16–30 September, 2022
Fridays 14–19, Sat-Sun 12–17
Opening: Thursday 15 September, starting at 18
The works in the exhibition are a collection of experiences, feelings and memories of belonging and the invisible aggressions in everyday life.
The body of work combines quilts, paintings, sketches, and photographs. Memory, functioning as a focal point in artistic methodology.
Every time a memory is recalled it is altered by the will to remember something forgotten. Consequently, the memory drifts away from its origin point; existing only as connections from the scattered pieces left behind. It transforms and infuses itself and becomes something familiar yet distant. Each previous iteration goes through a mutation, emerging as a stranger.
The paintings in this exhibition use personal archives of familiar faces my mother used to work with in Mexico during the 90s. The photos in my practice function as vessels to flesh out personal experiences and memories in order to invent new ones; gradually shifting away from the images and relying more and more on intuition and memory.
The quilted works are in turn, an exploration of tensions being released in relation to these experiences, feelings, memories and letting the body express without thinking. All works are linked together by body and memory.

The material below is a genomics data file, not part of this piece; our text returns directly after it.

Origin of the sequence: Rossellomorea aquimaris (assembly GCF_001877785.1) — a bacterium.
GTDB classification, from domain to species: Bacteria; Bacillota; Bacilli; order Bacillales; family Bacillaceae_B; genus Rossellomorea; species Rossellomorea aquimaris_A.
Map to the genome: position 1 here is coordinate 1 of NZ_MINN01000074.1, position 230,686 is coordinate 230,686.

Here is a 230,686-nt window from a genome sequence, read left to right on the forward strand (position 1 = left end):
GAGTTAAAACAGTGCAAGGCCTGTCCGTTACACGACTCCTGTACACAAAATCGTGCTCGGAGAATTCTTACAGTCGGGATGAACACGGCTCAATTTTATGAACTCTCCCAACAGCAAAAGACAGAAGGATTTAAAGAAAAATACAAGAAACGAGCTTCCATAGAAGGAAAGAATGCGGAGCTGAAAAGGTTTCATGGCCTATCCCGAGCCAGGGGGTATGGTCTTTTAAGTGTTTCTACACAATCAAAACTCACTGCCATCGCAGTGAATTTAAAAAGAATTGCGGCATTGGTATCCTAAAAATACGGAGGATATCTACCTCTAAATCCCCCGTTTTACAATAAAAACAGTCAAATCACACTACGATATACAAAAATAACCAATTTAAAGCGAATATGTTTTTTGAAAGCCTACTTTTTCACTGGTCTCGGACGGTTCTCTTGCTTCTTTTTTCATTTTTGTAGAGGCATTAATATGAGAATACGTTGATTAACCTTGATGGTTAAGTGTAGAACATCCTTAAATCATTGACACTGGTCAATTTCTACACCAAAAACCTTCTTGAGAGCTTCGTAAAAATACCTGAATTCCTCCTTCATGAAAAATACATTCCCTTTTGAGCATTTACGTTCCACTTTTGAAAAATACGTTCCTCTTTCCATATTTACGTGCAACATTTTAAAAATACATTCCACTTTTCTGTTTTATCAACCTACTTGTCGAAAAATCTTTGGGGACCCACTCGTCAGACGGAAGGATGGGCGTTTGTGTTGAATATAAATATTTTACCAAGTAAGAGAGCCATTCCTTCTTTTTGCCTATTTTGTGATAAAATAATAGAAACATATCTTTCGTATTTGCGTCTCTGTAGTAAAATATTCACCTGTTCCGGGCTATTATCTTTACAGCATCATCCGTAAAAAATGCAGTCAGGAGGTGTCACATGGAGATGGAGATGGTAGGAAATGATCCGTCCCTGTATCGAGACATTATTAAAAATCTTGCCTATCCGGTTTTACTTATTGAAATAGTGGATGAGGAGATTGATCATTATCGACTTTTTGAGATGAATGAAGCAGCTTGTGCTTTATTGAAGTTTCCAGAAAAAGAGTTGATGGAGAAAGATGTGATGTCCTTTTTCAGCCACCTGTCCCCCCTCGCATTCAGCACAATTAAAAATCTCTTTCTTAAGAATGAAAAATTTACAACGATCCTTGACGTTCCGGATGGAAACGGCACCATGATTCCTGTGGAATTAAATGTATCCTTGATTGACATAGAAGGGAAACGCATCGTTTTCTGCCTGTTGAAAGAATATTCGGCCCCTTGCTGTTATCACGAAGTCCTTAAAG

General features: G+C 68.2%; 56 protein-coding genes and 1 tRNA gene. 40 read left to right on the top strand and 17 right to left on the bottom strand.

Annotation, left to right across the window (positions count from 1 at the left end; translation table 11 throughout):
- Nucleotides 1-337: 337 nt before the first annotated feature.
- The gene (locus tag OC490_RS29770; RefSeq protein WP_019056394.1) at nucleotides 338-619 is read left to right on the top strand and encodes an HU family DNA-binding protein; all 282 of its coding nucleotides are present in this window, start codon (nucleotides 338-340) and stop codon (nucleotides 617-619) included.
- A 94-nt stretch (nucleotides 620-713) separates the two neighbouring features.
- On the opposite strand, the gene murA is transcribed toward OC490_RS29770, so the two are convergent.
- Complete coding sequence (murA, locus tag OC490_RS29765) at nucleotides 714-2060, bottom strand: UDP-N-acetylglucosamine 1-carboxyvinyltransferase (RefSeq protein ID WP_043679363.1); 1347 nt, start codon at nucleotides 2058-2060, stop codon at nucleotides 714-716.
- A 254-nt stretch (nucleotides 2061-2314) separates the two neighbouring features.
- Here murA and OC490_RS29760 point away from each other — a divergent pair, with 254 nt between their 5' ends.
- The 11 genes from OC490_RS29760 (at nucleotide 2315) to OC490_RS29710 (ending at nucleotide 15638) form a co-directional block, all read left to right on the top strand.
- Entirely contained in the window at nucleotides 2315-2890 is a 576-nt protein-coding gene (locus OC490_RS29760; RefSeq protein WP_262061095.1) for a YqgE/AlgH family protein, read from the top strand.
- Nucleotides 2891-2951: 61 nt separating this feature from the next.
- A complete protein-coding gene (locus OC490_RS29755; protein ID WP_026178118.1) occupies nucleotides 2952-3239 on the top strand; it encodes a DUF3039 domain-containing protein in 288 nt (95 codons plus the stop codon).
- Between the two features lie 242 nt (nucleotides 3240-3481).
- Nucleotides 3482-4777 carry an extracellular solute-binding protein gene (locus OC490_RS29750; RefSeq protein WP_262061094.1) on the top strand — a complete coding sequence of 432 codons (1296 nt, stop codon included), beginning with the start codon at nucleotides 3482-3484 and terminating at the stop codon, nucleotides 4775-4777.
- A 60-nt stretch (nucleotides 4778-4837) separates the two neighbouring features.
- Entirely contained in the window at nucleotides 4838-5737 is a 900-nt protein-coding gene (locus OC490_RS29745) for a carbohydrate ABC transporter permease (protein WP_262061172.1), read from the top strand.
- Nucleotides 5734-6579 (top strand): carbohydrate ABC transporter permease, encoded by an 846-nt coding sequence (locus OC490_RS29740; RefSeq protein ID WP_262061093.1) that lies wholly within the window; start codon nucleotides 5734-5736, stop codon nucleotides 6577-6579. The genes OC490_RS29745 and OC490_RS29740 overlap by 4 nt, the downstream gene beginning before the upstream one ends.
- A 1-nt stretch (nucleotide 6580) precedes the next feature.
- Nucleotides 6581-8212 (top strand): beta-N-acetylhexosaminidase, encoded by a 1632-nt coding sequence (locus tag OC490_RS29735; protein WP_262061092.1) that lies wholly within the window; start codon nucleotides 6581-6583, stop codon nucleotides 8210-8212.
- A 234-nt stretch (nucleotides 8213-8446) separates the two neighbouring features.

Gladys Camilo is a visual artist, cultural worker, and DJ. She is interested in the intersections of identity and trauma, collective feeling and the fostering of safer spaces to explore vulnerability and co-care. Her visual works—often taking the form of paintings, textiles, and writing—tend to be very intuitive, impulsive, and driven by emotion.
Collecting and archiving practices are one way she gets situated in different contexts, and these materials regularly inform her work. She’s been reflecting on found imagery from flea markets, online archives and personal family documentation in order to flesh out forgotten memories, feelings and faces—and reinvent new realities.
She is also currently interested in interrogating methodologies for working sustainably when creating artworks. This often means repurposing ‘waste’ materials related to natural dyes; mending and reusing fabrics.